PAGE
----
Ability to Handle Traffic Surges

Cloud load balancers control server requests so that each server works at an efficient and high-performing capacity, rather than using several IT specialists to combat traffic surges. With this even distribution, servers can obtain the best possible results in the least amount of time.

Flexibility

Traffic is routed through cloud load balancers and distributed across multiple servers and network units. Hence, even if a single node in a chain of linked nodes cannot handle the workload, the burden is immediately transferred to another active node. Application traffic can be controlled easily and flexibly with cloud load balancing.

High Performing Applications

We may scale your services and ensure that additional traffic does not reduce efficiency by using the correct load balancing solutions. Load balancers step in and distribute the workload to keep the system running smoothly.

Cost-Effectiveness

Companies that use a good cloud load balancing service provide better cloud service performance to their clients, making them more reliable in the long run. A bonus is that it’s all achieved at a significantly lower cost of ownership.

Reliability and Increased Scalability

Cloud load balancers quickly adapt to traffic surges when scalability is a concern. When a cloud service goes down, cloud load balancers are very good at routing traffic away from the downed resource and moving the workload to another cloud resource.

FAQs

  1. How much time does it take to provision a load balancer?
    After submitting the API request, provisioning a load balancer usually takes less than one minute. During instances of high system load, the provisioning procedure should take no more than a few minutes to finish.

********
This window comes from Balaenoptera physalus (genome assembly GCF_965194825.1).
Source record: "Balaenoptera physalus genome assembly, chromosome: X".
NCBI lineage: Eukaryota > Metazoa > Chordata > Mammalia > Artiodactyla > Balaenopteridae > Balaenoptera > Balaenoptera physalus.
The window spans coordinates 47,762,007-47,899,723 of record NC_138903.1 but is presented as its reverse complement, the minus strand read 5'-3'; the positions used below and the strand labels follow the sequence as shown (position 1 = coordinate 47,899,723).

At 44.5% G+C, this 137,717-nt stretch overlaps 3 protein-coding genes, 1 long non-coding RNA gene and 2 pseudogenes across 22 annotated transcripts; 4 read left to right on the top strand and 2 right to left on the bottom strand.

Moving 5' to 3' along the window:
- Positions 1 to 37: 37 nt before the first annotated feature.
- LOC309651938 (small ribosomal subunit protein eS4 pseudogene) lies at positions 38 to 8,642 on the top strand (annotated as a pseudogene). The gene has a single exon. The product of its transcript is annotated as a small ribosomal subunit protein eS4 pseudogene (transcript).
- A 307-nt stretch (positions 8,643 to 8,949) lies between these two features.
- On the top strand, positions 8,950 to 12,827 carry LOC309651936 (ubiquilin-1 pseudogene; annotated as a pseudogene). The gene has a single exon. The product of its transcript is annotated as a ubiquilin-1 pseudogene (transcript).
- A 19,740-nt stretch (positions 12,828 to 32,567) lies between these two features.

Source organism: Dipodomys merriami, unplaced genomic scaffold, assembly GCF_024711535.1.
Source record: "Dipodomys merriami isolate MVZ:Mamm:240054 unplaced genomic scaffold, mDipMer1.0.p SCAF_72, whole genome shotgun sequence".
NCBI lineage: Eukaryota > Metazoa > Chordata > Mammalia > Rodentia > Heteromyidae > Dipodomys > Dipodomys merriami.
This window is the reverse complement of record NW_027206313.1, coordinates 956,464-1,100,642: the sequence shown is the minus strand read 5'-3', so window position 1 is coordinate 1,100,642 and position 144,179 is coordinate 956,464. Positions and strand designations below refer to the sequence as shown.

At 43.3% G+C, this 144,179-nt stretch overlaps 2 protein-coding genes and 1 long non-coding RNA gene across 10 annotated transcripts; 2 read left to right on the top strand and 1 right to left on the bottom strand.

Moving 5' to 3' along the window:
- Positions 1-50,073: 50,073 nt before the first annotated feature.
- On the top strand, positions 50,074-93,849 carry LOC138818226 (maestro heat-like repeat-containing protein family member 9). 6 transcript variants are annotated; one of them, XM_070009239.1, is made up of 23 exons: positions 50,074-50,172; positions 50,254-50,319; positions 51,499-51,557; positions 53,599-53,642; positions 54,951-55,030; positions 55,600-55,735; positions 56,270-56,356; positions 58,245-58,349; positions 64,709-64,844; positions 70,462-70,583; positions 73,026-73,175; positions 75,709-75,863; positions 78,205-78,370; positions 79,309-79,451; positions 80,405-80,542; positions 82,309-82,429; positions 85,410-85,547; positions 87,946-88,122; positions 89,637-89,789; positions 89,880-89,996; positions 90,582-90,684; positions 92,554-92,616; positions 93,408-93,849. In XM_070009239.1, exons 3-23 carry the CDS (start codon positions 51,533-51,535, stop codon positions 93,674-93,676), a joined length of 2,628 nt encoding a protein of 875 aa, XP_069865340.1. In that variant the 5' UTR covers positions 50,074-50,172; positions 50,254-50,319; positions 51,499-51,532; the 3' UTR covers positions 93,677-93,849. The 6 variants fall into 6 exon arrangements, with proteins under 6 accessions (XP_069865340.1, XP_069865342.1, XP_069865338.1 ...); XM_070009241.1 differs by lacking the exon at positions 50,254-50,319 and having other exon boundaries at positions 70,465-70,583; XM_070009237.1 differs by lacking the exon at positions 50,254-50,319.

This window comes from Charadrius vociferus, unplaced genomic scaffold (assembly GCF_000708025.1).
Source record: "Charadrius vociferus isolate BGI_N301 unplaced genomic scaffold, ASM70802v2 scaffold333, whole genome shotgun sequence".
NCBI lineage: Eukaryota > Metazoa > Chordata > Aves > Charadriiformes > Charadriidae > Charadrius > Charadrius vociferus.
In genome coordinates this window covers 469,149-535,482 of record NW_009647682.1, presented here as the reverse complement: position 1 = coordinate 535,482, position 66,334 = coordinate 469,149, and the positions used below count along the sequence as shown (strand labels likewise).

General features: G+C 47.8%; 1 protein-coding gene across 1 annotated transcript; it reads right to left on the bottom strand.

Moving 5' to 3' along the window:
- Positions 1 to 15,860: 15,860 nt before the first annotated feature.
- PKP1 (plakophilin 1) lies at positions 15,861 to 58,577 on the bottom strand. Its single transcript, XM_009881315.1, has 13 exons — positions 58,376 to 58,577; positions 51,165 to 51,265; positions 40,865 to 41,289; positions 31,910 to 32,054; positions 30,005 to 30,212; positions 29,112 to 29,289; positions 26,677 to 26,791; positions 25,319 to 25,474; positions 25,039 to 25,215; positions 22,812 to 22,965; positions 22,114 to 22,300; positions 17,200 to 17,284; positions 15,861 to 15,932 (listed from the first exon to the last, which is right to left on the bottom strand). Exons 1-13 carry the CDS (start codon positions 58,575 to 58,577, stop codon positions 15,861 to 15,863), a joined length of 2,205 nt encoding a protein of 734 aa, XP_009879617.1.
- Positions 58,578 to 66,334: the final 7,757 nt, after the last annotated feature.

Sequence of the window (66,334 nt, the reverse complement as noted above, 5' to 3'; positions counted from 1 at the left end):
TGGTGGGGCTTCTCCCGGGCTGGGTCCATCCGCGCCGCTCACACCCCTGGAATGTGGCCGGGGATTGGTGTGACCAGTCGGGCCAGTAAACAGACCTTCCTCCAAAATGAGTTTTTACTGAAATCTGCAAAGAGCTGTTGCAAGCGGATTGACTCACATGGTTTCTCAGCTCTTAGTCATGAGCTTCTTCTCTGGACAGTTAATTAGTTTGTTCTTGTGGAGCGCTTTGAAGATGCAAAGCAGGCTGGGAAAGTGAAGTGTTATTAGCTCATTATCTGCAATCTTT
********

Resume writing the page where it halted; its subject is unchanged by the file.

2. What is the load balancer health API?
    The load balancer health API is a programmatic method of determining a load balancer instance's health in relation to its backend servers.
     
  3. Can we specify a range of TCP ports to load balance?
    No. We need to specify the individual TCP port we want to load balance. But we can load the balance for any port between 1-65535.
     
  4. What are the advantages of using the Cloud Load Balancer's SSL termination?
    Traffic is decrypted at the Cloud Load Balancer with SSL termination, and unencrypted traffic can be sent to one or more Cloud Servers for processing.
     
  5. When should we use the load balancer health API?
    When we want to create a notification and monitoring system or interface with the one we already have, we should use the health API.

Key Takeaways

In this article, we have extensively discussed the concepts of cloud load balancing. We started with the introduction of cloud load balancing, various techniques of cloud load balancing, load balancing algorithm, features of cloud load balancing, then concluded with the benefits of cloud load balancing.

 

We hope that this blog has helped you enhance your knowledge regarding cloud load balancing and if you would like to learn more, check out our articles on different cloud service providers. Do upvote our blog to help other ninjas grow. Happy Coding!

Topics covered
1.
Introduction
2.
Hardware Load Balancer
3.
Software load balancer
4.
Layer 4 load balancer
5.
Layer 7 load balancer
6.
Global server load balancing (GSLB)
7.
Load-balancing algorithms
7.1.
Round Robin
7.2.
Least Connection Method
7.3.
Least Response Time Method
7.4.
Least Bandwidth Method
7.5.
Hashing Methods
7.6.
Custom Load Balancing Method
8.
Features of Cloud load balancing
8.1.
Seamless Autoscaling
8.2.
Active health checks
8.3.
Peak performance during high traffic
8.4.
Supports Several Protocols
9.
The benefits of cloud load balancing 
9.1.
Ability to Handle Traffic Surges
9.2.
Flexibility
9.3.
High Performing Applications
9.4.
Cost-Effectiveness
9.5.
Reliability and Increased Scalability
10.
FAQs
11.
Key Takeaways